|Men and women standing together at a late 80’s protest. PHOTO BY JANE PHILOMEN CLELAND
By Betty L. Sullivan and Jennifer L. Viegas
Even as the Bay Times pauses to acknowledge today’s annual International Women’s Day and concurrent observances of Women’s History Month throughout March, we must consider the perennial questions around unity and separation among men and women in our
“We’re all in this together,” said longtime Castro resident Pam Davis. “Friends ask me why I choose to live in this neighborhood where they think men rule, and I just say that I’m here because I needed my gay men friends. We love, support and enjoy each other.”
The idea of working together and seeking unity while supporting one and all harkens back to the early days of the AIDS epidemic in the 1980s.
“We were in there struggling with the guys,” said Leslie Ewing, Pacific Center Executive Director, who was among the first who volunteered for years at the original home of the Names Project, and served as a key leader of the AIDS Emergency Fund.
“The tradition of women and men working together is certainly not new, and I believe the longstanding desire among men to give back in support of their lesbian friends continues,” Ewing said.
Below are just a few of the Bay Area’s many organizations that, with compassion, help to forge such togetherness in our community:
Brothers for Sisters –An often cited example of men supporting women in the local LGBT community is the Brothers for Sisters initiative begun in the mid-1990s by men like Steven Sams, Hon. Mark Leno, Frank Woo, Jeffery Sterman and others. Receptions and other fundraising events have been held from time to time to garner funds for women’s health services provided by the legendary Lyon-Marin Clinic. (lyon-martin.org)
Breast Cancer Emergency Fund To honor the strong commitment of caregivers in the women’s community who came to the aid of gay men in the early years of the AIDS pandemic, leaders of the AIDS Emergency Fund in April of 2001 launched a new initiative: The Breast Cancer Emergency Fund (BCEF). AEF executive director Mike Smith advises that BCEF established its own non-profit tax status, but the two agencies continue to share operations and staff. (bcef-sf.org)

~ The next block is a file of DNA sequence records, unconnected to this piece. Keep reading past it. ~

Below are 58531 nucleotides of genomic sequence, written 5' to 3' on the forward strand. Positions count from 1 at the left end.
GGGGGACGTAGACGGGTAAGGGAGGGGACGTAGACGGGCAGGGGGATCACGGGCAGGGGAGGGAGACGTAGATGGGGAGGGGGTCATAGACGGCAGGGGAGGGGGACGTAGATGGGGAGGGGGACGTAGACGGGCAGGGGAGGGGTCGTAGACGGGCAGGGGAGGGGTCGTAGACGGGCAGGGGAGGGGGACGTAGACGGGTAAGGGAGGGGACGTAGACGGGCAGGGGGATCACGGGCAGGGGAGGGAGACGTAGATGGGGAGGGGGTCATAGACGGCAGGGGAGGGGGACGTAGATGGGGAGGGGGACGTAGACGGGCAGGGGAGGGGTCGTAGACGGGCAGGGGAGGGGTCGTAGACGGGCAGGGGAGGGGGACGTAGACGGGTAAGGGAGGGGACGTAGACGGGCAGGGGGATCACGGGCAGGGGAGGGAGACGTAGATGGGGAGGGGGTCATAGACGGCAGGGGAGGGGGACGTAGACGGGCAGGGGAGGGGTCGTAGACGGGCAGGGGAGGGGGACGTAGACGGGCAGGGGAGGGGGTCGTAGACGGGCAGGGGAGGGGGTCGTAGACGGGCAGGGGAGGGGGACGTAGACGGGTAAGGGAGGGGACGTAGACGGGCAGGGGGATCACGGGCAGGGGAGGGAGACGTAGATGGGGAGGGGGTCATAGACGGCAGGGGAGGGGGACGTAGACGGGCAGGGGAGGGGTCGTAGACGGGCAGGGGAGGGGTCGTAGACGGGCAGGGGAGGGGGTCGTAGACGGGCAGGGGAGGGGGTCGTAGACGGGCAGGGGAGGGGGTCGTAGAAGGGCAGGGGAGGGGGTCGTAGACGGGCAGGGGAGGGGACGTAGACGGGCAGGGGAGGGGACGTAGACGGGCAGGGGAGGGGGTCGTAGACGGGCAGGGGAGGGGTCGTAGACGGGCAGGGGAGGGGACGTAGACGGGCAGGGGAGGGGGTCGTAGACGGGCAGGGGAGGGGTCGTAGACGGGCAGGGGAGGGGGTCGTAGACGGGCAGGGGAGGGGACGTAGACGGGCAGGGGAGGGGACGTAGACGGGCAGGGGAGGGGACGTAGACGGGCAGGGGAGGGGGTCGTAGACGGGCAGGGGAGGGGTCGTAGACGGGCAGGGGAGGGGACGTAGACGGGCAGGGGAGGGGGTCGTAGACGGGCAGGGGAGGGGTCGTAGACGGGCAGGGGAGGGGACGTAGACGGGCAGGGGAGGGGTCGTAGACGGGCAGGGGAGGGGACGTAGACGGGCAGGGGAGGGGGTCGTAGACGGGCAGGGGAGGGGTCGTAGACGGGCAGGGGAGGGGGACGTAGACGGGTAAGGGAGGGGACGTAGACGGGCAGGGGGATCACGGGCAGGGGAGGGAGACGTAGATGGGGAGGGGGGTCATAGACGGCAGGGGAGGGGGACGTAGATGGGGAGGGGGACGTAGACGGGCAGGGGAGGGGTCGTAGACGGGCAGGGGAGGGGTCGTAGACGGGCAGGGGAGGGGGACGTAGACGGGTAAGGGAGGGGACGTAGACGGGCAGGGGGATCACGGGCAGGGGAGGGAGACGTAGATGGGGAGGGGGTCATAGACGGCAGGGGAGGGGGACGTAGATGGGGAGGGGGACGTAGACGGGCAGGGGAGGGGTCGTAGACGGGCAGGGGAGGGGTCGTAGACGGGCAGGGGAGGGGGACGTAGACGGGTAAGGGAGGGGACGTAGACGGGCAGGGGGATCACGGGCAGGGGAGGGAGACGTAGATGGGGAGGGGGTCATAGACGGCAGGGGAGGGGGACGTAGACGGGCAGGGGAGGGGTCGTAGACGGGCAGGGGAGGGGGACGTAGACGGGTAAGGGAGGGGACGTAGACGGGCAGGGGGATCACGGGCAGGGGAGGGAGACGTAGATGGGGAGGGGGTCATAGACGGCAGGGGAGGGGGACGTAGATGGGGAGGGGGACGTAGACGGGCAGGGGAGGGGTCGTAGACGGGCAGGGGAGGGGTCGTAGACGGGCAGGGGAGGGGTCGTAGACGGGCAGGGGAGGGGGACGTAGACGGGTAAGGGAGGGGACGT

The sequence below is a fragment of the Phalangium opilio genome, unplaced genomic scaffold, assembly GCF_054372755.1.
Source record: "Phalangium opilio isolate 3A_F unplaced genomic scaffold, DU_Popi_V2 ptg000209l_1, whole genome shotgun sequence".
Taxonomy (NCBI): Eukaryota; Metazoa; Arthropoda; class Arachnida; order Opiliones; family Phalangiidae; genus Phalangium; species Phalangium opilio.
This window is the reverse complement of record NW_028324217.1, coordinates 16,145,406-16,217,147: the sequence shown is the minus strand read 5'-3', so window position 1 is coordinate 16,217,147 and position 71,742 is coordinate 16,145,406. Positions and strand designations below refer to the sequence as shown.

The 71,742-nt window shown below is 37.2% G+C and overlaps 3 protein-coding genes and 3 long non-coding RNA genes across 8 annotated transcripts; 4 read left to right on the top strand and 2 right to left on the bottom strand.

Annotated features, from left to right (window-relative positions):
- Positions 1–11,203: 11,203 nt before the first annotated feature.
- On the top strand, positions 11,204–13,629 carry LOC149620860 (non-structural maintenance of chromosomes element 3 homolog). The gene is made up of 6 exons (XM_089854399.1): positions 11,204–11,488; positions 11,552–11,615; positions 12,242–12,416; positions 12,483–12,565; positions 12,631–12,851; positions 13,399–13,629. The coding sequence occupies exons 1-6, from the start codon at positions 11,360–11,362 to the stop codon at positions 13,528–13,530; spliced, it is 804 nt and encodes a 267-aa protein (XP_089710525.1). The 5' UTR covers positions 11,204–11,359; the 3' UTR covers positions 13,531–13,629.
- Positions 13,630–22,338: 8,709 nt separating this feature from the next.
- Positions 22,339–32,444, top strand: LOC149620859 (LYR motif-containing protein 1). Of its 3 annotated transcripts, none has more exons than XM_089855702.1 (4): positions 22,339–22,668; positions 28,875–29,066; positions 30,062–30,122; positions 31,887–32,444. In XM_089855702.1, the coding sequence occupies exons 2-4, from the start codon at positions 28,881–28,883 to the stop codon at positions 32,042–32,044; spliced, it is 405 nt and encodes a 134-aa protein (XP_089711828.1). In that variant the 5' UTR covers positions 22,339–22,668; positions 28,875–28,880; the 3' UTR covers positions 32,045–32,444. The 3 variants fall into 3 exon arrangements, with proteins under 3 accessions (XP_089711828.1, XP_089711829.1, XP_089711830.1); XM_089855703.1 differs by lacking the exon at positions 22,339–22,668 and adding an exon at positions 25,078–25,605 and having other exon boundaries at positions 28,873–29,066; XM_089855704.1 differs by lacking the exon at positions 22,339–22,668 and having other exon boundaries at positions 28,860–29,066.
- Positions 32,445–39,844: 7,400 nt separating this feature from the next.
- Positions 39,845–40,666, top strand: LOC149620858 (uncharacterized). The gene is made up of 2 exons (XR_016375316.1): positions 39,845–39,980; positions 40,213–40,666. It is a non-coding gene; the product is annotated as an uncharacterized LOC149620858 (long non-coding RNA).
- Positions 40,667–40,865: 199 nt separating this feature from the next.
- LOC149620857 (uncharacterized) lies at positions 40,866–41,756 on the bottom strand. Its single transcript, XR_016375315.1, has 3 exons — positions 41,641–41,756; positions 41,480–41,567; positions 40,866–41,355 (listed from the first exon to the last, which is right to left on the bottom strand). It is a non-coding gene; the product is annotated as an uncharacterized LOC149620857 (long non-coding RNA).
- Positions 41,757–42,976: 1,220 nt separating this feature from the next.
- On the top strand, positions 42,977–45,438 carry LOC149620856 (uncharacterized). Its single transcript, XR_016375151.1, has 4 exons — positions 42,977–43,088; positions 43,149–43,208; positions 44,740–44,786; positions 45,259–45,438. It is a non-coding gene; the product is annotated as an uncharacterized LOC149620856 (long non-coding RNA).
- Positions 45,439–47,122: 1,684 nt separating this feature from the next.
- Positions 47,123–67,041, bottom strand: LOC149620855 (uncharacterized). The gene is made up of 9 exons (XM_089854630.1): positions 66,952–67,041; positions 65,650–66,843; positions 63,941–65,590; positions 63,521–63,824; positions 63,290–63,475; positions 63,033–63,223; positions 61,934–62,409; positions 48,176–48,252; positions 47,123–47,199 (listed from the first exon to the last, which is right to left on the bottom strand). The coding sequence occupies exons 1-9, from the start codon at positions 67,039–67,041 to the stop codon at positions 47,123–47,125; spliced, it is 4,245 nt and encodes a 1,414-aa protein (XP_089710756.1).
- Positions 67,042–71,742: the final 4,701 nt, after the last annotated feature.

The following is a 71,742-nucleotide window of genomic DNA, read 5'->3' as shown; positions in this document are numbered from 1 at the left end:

Academy of Friends -Since the early 1980s, Academy of Friends has raised more than $8.5 million in support of organizations serving men, women and children affected by HIV/AIDS. Beneficiaries for 2012 including groups providing services to those in need regardless of gender, and also the Women’s HIV Program at UCSF in particular. (academyoffriends.org)
The Shanti Project-Shanti is well known for its HIV/AIDS services, but since 2001, this organization has provided both practical assistance and emotional support to underserved San Franciscans with breast cancer. Shanti has long held that its members and volunteers “believe no one should have to face a life-threatening illness alone.” Shanti’s services for women include providing help going to medical appointments, financial assistance, delivered meals, in-home peer support and more. (shanti.org)
The list goes on and on. Bay Times wishes to continue to acknowledge the ways that men and women together enjoy and serve our entire Bay Area’s LGBTQ community. Please send your comments to: email@example.com.